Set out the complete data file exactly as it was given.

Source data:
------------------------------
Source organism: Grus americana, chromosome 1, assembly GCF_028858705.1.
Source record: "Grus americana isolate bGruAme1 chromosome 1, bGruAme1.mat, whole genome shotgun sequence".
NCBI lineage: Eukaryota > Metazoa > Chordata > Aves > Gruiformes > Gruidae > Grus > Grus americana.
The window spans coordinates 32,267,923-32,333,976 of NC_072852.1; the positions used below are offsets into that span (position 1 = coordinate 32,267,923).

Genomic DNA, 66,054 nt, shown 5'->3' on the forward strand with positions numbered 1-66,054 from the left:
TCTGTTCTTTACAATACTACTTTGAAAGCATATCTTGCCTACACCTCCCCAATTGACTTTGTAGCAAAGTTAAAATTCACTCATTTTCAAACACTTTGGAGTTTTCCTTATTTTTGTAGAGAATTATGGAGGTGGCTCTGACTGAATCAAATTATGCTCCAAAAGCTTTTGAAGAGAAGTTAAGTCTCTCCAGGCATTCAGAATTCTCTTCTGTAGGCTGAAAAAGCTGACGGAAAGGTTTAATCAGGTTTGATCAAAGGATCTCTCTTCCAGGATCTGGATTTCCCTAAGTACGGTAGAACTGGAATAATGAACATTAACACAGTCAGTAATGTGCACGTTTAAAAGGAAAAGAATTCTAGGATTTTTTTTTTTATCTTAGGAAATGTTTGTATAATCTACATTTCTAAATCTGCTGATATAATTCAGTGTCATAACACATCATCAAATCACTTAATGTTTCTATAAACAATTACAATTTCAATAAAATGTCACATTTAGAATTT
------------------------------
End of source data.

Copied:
Source organism: Grus americana, chromosome 1, assembly GCF_028858705.1.
Source record: "Grus americana isolate bGruAme1 chromosome 1, bGruAme1.mat, whole genome shotgun sequence".
NCBI lineage: Eukaryota > Metazoa > Chordata > Aves > Gruiformes > Gruidae > Grus > Grus americana.
The window spans coordinates 32,267,923-32,333,976 of NC_072852.1; the positions used below are offsets into that span (position 1 = coordinate 32,267,923).

Genomic DNA, 66,054 nt, shown 5'->3' on the forward strand with positions numbered 1-66,054 from the left:
TCTGTTCTTTACAATACTACTTTGAAAGCATATCTTGCCTACACCTCCCCAATTGACTTTGTAGCAAAGTTAAAATTCACTCATTTTCAAACACTTTGGAGTTTTCCTTATTTTTGTAGAGAATTATGGAGGTGGCTCTGACTGAATCAAATTATGCTCCAAAAGCTTTTGAAGAGAAGTTAAGTCTCTCCAGGCATTCAGAATTCTCTTCTGTAGGCTGAAAAAGCTGACGGAAAGGTTTAATCAGGTTTGATCAAAGGATCTCTCTTCCAGGATCTGGATTTCCCTAAGTACGGTAGAACTGGAATAATGAACATTAACACAGTCAGTAATGTGCACGTTTAAAAGGAAAAGAATTCTAGGATTTTTTTTTTTATCTTAGGAAATGTTTGTATAATCTACATTTCTAAATCTGCTGATATAATTCAGTGTCATAACACATCATCAAATCACTTAATGTTTCTATAAACAATTACAATTTCAATAAAATGTCACATTTAGAATTT